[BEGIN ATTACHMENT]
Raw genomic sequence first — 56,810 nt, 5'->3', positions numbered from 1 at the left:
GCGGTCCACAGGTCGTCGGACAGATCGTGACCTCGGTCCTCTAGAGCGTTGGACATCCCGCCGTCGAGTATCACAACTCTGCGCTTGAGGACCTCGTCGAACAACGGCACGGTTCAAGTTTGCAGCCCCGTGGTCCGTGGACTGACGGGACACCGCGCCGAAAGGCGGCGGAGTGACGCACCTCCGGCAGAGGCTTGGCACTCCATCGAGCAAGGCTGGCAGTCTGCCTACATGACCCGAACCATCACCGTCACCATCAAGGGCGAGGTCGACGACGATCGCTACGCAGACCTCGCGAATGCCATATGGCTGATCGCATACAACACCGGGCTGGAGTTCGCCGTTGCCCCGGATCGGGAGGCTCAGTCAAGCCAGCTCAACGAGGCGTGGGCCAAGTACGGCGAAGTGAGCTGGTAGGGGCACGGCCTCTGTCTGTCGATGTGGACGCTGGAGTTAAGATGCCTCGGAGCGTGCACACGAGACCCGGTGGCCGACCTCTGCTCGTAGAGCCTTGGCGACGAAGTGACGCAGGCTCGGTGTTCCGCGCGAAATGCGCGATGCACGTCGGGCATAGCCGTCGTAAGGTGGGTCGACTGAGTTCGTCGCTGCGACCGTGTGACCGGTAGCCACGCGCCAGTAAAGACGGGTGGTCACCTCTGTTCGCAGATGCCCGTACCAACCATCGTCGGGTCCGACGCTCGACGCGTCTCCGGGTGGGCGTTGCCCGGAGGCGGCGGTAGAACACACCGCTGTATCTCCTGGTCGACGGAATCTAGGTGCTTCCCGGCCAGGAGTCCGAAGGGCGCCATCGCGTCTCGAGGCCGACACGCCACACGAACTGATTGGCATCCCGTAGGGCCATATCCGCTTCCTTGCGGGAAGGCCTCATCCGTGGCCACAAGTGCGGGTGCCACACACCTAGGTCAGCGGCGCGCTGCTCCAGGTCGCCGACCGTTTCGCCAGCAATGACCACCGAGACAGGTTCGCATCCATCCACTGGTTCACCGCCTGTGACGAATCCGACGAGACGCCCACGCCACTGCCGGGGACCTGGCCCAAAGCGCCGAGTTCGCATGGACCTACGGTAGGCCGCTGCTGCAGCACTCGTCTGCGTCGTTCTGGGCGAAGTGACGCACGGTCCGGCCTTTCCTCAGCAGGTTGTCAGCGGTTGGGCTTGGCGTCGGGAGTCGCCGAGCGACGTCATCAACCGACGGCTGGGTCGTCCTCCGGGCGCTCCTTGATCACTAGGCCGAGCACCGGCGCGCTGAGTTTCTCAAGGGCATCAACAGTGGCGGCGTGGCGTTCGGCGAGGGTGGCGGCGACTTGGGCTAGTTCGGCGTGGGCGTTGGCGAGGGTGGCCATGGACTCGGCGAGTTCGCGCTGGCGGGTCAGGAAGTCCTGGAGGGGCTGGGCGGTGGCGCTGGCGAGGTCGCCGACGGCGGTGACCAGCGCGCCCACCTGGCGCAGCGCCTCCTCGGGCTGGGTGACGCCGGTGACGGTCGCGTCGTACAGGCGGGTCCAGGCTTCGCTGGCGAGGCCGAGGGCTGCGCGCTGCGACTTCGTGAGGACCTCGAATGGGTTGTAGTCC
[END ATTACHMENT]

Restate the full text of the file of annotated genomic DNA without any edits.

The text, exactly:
Raw genomic sequence first — 56,810 nt, 5'->3', positions numbered from 1 at the left:
GCGGTCCACAGGTCGTCGGACAGATCGTGACCTCGGTCCTCTAGAGCGTTGGACATCCCGCCGTCGAGTATCACAACTCTGCGCTTGAGGACCTCGTCGAACAACGGCACGGTTCAAGTTTGCAGCCCCGTGGTCCGTGGACTGACGGGACACCGCGCCGAAAGGCGGCGGAGTGACGCACCTCCGGCAGAGGCTTGGCACTCCATCGAGCAAGGCTGGCAGTCTGCCTACATGACCCGAACCATCACCGTCACCATCAAGGGCGAGGTCGACGACGATCGCTACGCAGACCTCGCGAATGCCATATGGCTGATCGCATACAACACCGGGCTGGAGTTCGCCGTTGCCCCGGATCGGGAGGCTCAGTCAAGCCAGCTCAACGAGGCGTGGGCCAAGTACGGCGAAGTGAGCTGGTAGGGGCACGGCCTCTGTCTGTCGATGTGGACGCTGGAGTTAAGATGCCTCGGAGCGTGCACACGAGACCCGGTGGCCGACCTCTGCTCGTAGAGCCTTGGCGACGAAGTGACGCAGGCTCGGTGTTCCGCGCGAAATGCGCGATGCACGTCGGGCATAGCCGTCGTAAGGTGGGTCGACTGAGTTCGTCGCTGCGACCGTGTGACCGGTAGCCACGCGCCAGTAAAGACGGGTGGTCACCTCTGTTCGCAGATGCCCGTACCAACCATCGTCGGGTCCGACGCTCGACGCGTCTCCGGGTGGGCGTTGCCCGGAGGCGGCGGTAGAACACACCGCTGTATCTCCTGGTCGACGGAATCTAGGTGCTTCCCGGCCAGGAGTCCGAAGGGCGCCATCGCGTCTCGAGGCCGACACGCCACACGAACTGATTGGCATCCCGTAGGGCCATATCCGCTTCCTTGCGGGAAGGCCTCATCCGTGGCCACAAGTGCGGGTGCCACACACCTAGGTCAGCGGCGCGCTGCTCCAGGTCGCCGACCGTTTCGCCAGCAATGACCACCGAGACAGGTTCGCATCCATCCACTGGTTCACCGCCTGTGACGAATCCGACGAGACGCCCACGCCACTGCCGGGGACCTGGCCCAAAGCGCCGAGTTCGCATGGACCTACGGTAGGCCGCTGCTGCAGCACTCGTCTGCGTCGTTCTGGGCGAAGTGACGCACGGTCCGGCCTTTCCTCAGCAGGTTGTCAGCGGTTGGGCTTGGCGTCGGGAGTCGCCGAGCGACGTCATCAACCGACGGCTGGGTCGTCCTCCGGGCGCTCCTTGATCACTAGGCCGAGCACCGGCGCGCTGAGTTTCTCAAGGGCATCAACAGTGGCGGCGTGGCGTTCGGCGAGGGTGGCGGCGACTTGGGCTAGTTCGGCGTGGGCGTTGGCGAGGGTGGCCATGGACTCGGCGAGTTCGCGCTGGCGGGTCAGGAAGTCCTGGAGGGGCTGGGCGGTGGCGCTGGCGAGGTCGCCGACGGCGGTGACCAGCGCGCCCACCTGGCGCAGCGCCTCCTCGGGCTGGGTGACGCCGGTGACGGTCGCGTCGTACAGGCGGGTCCAGGCTTCGCTGGCGAGGCCGAGGGCTGCGCGCTGCGACTTCGTGAGGACCTCGAATGGGTTGTAGTCC